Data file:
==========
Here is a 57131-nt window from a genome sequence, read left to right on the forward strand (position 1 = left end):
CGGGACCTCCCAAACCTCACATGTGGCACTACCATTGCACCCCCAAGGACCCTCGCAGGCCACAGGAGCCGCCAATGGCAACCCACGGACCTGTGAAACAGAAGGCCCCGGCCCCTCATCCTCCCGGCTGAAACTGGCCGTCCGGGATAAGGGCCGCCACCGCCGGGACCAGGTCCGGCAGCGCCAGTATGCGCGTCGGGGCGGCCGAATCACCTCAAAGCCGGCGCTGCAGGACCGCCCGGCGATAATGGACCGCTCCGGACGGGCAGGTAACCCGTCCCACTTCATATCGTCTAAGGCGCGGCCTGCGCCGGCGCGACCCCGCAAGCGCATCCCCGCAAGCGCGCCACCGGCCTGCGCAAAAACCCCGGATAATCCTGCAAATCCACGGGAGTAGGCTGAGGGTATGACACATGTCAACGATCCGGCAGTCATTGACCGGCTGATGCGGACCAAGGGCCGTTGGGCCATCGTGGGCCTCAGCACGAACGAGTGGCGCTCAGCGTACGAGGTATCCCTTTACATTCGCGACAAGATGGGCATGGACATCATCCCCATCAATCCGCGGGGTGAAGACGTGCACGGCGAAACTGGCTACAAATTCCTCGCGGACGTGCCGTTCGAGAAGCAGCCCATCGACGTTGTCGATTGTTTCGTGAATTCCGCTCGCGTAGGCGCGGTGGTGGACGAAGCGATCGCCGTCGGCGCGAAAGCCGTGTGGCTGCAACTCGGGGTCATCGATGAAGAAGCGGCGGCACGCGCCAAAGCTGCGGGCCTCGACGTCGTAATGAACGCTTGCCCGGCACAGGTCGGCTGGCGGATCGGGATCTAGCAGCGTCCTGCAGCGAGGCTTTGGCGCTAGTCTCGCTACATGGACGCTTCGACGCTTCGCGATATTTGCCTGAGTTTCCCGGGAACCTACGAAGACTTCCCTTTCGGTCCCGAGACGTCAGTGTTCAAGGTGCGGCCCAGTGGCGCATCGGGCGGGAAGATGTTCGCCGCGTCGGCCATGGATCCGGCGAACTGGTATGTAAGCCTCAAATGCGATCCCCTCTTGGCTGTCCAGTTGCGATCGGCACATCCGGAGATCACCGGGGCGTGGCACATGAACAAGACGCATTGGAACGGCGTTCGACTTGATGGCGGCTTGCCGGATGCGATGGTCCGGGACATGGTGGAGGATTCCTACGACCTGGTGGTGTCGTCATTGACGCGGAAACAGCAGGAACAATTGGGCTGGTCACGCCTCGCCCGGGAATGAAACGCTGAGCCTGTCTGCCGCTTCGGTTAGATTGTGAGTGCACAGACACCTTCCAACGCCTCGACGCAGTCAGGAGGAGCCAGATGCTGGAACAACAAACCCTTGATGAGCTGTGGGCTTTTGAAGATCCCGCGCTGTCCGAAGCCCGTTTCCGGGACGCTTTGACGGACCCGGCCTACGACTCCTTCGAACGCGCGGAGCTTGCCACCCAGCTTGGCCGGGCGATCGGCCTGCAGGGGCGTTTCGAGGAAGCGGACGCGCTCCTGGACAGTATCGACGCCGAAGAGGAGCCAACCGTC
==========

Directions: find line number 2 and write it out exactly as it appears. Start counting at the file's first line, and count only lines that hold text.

CGGGACCTCCCAAACCTCACATGTGGCACTACCATTGCACCCCCAAGGACCCTCGCAGGCCACAGGAGCCGCCAATGGCAACCCACGGACCTGTGAAACAGAAGGCCCCGGCCCCTCATCCTCCCGGCTGAAACTGGCCGTCCGGGATAAGGGCCGCCACCGCCGGGACCAGGTCCGGCAGCGCCAGTATGCGCGTCGGGGCGGCCGAATCACCTCAAAGCCGGCGCTGCAGGACCGCCCGGCGATAATGGACCGCTCCGGACGGGCAGGTAACCCGTCCCACTTCATATCGTCTAAGGCGCGGCCTGCGCCGGCGCGACCCCGCAAGCGCATCCCCGCAAGCGCGCCACCGGCCTGCGCAAAAACCCCGGATAATCCTGCAAATCCACGGGAGTAGGCTGAGGGTATGACACATGTCAACGATCCGGCAGTCATTGACCGGCTGATGCGGACCAAGGGCCGTTGGGCCATCGTGGGCCTCAGCACGAACGAGTGGCGCTCAGCGTACGAGGTATCCCTTTACATTCGCGACAAGATGGGCATGGACATCATCCCCATCAATCCGCGGGGTGAAGACGTGCACGGCGAAACTGGCTACAAATTCCTCGCGGACGTGCCGTTCGAGAAGCAGCCCATCGACGTTGTCGATTGTTTCGTGAATTCCGCTCGCGTAGGCGCGGTGGTGGACGAAGCGATCGCCGTCGGCGCGAAAGCCGTGTGGCTGCAACTCGGGGTCATCGATGAAGAAGCGGCGGCACGCGCCAAAGCTGCGGGCCTCGACGTCGTAATGAACGCTTGCCCGGCACAGGTCGGCTGGCGGATCGGGATCTAGCAGCGTCCTGCAGCGAGGCTTTGGCGCTAGTCTCGCTACATGGACGCTTCGACGCTTCGCGATATTTGCCTGAGTTTCCCGGGAACCTACGAAGACTTCCCTTTCGGTCCCGAGACGTCAGTGTTCAAGGTGCGGCCCAGTGGCGCATCGGGCGGGAAGATGTTCGCCGCGTCGGCCATGGATCCGGCGAACTGGTATGTAAGCCTCAAATGCGATCCCCTCTTGGCTGTCCAGTTGCGATCGGCACATCCGGAGATCACCGGGGCGTGGCACATGAACAAGACGCATTGGAACGGCGTTCGACTTGATGGCGGCTTGCCGGATGCGATGGTCCGGGACATGGTGGAGGATTCCTACGACCTGGTGGTGTCGTCATTGACGCGGAAACAGCAGGAACAATTGGGCTGGTCACGCCTCGCCCGGGAATGAAACGCTGAGCCTGTCTGCCGCTTCGGTTAGATTGTGAGTGCACAGACACCTTCCAACGCCTCGACGCAGTCAGGAGGAGCCAGATGCTGGAACAACAAACCCTTGATGAGCTGTGGGCTTTTGAAGATCCCGCGCTGTCCGAAGCCCGTTTCCGGGACGCTTTGACGGACCCGGCCTACGACTCCTTCGAACGCGCGGAGCTTGCCACCCAGCTTGGCCGGGCGATCGGCCTGCAGGGGCGTTTCGAGGAAGCGGACGCGCTCCTGGACAGTATCGACGCCGAAGAGGAGCCAACCGTC